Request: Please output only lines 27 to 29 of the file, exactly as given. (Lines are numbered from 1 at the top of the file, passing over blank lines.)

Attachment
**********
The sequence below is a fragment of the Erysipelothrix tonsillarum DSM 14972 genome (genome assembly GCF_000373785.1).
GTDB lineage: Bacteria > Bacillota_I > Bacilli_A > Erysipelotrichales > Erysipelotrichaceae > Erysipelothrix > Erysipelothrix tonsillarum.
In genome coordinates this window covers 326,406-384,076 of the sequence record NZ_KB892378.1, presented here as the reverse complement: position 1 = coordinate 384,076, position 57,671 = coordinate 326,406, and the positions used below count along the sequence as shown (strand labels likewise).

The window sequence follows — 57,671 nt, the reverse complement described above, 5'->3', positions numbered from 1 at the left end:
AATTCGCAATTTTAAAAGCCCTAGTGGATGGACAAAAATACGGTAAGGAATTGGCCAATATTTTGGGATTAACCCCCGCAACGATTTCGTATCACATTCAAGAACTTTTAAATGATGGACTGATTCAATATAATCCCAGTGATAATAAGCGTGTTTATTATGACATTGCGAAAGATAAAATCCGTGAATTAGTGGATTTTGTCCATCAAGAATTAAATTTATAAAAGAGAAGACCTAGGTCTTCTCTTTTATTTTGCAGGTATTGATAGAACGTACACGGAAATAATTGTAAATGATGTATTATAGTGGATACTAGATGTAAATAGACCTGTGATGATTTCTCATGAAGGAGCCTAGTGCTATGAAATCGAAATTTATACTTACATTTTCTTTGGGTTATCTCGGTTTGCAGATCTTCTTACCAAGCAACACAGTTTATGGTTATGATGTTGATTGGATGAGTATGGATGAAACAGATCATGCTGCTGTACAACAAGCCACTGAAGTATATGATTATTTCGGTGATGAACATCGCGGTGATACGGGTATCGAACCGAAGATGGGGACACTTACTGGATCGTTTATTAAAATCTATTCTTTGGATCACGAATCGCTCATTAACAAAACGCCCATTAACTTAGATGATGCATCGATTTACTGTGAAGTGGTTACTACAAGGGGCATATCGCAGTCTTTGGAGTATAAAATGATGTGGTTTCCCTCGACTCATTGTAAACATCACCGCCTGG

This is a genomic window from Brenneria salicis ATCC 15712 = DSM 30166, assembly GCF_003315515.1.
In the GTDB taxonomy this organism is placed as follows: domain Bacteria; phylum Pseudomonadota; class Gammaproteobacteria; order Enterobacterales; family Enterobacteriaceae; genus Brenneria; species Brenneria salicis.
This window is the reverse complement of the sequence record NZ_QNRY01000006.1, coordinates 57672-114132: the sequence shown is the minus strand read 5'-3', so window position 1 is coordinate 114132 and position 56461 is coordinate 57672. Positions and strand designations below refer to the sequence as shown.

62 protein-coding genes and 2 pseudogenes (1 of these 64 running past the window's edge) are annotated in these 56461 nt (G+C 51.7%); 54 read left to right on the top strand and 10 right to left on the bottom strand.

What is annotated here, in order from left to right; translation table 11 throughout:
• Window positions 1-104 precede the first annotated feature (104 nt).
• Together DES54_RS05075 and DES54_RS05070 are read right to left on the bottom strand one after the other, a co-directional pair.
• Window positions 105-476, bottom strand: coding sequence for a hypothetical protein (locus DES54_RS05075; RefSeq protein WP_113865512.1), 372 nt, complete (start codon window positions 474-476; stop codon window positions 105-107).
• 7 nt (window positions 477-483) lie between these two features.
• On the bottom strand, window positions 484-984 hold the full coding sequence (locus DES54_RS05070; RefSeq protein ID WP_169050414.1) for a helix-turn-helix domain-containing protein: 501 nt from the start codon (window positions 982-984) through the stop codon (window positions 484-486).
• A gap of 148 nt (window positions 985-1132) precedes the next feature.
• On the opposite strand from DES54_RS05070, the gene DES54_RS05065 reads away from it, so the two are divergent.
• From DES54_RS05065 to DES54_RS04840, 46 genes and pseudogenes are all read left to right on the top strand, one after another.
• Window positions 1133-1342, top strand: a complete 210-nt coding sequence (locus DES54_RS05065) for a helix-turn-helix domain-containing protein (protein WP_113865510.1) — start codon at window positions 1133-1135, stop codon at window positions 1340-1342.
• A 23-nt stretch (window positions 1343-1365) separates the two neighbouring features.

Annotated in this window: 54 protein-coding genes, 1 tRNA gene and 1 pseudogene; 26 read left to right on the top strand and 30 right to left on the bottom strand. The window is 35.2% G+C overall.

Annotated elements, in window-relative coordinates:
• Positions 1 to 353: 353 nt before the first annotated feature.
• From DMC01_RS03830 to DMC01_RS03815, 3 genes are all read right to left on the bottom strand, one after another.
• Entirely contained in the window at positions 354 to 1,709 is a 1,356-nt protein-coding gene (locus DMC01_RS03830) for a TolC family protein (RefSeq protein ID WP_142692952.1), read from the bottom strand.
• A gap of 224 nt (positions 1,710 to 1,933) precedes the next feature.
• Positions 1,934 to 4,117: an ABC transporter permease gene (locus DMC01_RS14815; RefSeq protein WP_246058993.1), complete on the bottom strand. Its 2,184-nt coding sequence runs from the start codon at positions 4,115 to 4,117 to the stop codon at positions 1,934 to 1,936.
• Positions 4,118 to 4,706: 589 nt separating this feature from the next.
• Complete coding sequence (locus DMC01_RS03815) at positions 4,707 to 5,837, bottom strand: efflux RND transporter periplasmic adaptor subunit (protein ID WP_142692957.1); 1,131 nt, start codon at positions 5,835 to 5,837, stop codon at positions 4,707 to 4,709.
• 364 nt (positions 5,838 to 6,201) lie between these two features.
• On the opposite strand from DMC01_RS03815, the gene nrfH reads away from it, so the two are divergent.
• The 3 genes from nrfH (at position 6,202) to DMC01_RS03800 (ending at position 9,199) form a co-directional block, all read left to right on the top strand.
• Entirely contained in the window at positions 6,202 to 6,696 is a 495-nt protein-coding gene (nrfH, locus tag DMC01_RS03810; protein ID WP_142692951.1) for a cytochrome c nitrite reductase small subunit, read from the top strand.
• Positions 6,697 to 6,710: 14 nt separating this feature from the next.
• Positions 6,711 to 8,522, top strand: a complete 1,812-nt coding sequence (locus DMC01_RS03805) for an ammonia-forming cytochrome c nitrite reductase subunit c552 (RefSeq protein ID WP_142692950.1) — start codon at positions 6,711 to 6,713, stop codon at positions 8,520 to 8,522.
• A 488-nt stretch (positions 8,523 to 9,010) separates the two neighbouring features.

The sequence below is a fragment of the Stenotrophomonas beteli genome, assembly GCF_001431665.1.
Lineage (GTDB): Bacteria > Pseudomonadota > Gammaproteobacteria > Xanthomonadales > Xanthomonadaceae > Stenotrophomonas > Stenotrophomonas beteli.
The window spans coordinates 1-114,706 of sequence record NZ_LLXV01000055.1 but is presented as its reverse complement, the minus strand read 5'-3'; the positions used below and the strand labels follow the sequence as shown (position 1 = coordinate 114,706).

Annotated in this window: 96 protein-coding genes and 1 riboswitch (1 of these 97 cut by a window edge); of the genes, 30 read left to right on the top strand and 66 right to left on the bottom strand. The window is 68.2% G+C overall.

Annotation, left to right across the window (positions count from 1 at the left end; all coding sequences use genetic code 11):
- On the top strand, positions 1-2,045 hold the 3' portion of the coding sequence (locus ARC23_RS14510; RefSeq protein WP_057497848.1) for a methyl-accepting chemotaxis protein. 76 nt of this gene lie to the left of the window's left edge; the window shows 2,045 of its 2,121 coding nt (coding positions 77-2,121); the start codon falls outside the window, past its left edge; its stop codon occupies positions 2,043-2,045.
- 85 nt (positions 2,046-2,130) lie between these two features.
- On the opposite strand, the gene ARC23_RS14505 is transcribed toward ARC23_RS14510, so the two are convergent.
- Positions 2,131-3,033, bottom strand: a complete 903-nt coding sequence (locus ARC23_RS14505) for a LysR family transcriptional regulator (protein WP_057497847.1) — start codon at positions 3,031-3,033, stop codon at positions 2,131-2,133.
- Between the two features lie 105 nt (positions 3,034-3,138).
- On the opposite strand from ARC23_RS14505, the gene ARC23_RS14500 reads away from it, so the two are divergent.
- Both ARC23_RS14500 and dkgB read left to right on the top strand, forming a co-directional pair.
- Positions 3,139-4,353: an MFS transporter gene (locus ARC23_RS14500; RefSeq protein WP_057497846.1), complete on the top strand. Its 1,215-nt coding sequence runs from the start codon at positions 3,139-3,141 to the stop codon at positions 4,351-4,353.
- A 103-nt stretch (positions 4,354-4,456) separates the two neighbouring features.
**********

• Positions 1,934 to 4,117: an ABC transporter permease gene (locus DMC01_RS14815; RefSeq protein WP_246058993.1), complete on the bottom strand. Its 2,184-nt coding sequence runs from the start codon at positions 4,115 to 4,117 to the stop codon at positions 1,934 to 1,936.
• Positions 4,118 to 4,706: 589 nt separating this feature from the next.
• Complete coding sequence (locus DMC01_RS03815) at positions 4,707 to 5,837, bottom strand: efflux RND transporter periplasmic adaptor subunit (protein ID WP_142692957.1); 1,131 nt, start codon at positions 5,835 to 5,837, stop codon at positions 4,707 to 4,709.